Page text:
Forums

Should I apply for an internal position for which I'm not currently qualified, for the purpose of presenting my resume to senior management?

I'm a mid-level manager at a public university. I manage a staff of 8 people and report to the director of my department. My director reports to one of the VP's of the university. That VP position is about to open up and the director isn't interested in applying for it. I've heard through the rumor mill that the university is looking to hire someone from outside, but ostensibly the job is open to all applicants. I'm considering applying for this position just so the senior management here will look at resume. I want to be considered for future opportunities here, and they aren't always advertised formally like this one. In fact, I'm sure that if the senior management had an internal candidate in mind, this position wouldn't have been advertised.

So, what's the harm in throwing my resume out there? I know you all will offer some valuable advice. Thanks.

calpron's picture

While I have never been in your situation, I would say in general it isn't a good idea.  If you do not qualify for a position or do not intend to accept a position should it be offered to you, then you should not apply for that position.  If they see your resume and you obviously don't qualify for the role, then you could be hurting your career by giving them the perception that you think you do and you don't really know what the position requires.   

There are other ways for your resume (yourself) noticed.   You should build a reputation of achievement (on projects important to senior leaders), build a relationship with those senior leaders, and then ask them for advice.  Every organization is different, but all the senior leaders where I work are more then happy to spend time with "promising talent".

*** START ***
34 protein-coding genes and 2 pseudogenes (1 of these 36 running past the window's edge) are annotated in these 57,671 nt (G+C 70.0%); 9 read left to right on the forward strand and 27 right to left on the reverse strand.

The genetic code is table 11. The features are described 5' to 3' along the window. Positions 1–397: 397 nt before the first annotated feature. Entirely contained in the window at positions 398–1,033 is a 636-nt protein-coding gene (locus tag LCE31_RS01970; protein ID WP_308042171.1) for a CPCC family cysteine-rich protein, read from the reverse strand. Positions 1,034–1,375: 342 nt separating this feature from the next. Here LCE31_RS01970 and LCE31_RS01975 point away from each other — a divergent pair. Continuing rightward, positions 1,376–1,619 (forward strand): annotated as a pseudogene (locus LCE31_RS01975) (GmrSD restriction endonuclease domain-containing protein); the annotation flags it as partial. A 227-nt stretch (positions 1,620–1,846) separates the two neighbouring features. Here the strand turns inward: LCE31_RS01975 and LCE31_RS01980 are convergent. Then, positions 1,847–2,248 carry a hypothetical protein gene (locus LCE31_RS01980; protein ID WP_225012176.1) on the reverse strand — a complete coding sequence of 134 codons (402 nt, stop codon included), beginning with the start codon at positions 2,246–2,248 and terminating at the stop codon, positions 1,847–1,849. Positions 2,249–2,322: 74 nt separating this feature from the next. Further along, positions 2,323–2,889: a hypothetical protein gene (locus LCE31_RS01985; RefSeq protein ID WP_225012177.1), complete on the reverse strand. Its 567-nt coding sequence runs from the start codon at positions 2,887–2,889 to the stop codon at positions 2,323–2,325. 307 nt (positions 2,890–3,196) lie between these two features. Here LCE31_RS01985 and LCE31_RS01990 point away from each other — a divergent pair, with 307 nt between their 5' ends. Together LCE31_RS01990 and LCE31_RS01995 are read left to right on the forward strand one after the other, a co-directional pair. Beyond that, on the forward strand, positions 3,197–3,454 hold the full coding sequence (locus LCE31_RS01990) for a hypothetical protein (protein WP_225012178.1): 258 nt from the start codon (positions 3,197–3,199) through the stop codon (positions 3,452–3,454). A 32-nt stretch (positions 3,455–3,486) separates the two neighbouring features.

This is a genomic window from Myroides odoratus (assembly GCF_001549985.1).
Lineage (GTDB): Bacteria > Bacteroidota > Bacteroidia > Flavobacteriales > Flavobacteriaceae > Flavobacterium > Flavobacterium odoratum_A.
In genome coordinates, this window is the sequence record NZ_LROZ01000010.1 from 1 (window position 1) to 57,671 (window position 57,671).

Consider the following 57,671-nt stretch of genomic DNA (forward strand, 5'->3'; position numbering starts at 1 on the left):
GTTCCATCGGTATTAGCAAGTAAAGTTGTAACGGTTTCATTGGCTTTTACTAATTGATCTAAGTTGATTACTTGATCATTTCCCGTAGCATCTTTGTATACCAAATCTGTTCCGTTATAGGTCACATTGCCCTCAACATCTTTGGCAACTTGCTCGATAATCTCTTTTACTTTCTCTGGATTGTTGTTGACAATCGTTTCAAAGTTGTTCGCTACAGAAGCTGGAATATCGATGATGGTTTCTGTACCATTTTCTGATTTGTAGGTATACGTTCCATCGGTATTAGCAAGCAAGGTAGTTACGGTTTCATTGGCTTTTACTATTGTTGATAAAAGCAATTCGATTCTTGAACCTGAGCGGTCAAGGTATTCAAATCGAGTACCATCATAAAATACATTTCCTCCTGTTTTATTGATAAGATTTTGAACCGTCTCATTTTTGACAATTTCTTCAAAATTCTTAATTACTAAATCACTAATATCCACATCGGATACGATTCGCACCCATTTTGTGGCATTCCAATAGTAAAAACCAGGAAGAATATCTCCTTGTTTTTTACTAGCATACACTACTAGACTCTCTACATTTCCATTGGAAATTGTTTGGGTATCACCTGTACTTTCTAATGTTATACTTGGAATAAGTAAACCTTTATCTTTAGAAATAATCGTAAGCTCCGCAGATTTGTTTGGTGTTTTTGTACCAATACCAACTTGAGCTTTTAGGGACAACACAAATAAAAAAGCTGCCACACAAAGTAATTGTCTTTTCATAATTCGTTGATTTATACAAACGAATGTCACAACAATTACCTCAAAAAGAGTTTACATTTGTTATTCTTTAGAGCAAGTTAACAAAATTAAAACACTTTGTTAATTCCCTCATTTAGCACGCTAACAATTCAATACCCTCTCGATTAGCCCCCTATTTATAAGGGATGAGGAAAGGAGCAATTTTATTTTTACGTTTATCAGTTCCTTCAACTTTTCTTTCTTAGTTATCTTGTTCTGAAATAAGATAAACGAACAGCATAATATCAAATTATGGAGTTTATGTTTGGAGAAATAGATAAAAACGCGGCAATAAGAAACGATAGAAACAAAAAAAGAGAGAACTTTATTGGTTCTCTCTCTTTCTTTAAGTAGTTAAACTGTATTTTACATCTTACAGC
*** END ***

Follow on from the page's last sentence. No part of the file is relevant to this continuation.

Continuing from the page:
Just my perspective.

Chris

 

AppleJack's picture

It sounds like you have some conflicting info: the rumor mill says they want to hire someone from outside, you think they have an internal candidate in mind. Either way the odds are not in your favor. Often universities require that for certain types of positions there must be a search, public notices must go out, etc., etc. However, if there is a specific candidate in mind, other applicants really do not have much of a chance, unless the intended candidate does not want the position (it happens).

Chris has the right idea regarding how to go about getting yourself noticed. When you are, senior management will suggest that you to apply for the position.

AJ

sbiggin's picture

Chris and Applejack, thanks for the advice.

Sounds like it boils down to the fundamentals- achievement and relationships. I get that.

GlennR's picture

Let me support "achievements and relationships."

Remember in the 1992 US presidential race, James Carville hung up a sign in the Clinton HP that said, "It's the economy, stupid!"? I believe that saying could be paraphrased to say, "It's the relationships, y'all!.-) (Yea, we say "Y'all where I come from:-)

If I were to get a do-over for my last 10 years I would focus on building more effective relationships with my co-workers, many of whom are my internal customers. Related to this, I would be a little more extroverted in marketing my successes. I've come to realize that there have been times when I've hidden my accomplishments under the proverbial bushel basket.

How effective is your internal network? How are you perceived by your co-workers? Those above, at the same level, and below you in other departments besides your own? Are you known as someone with the ability to get things done? Someone who is always willing to lend a hand? Do you put the betterment of the organization above your own department's or your own performance objectives?

In other words, how can you become a rising star? I don't believe you can do that without a successful track record which is a lot easier to accomplish when you build effective relationships.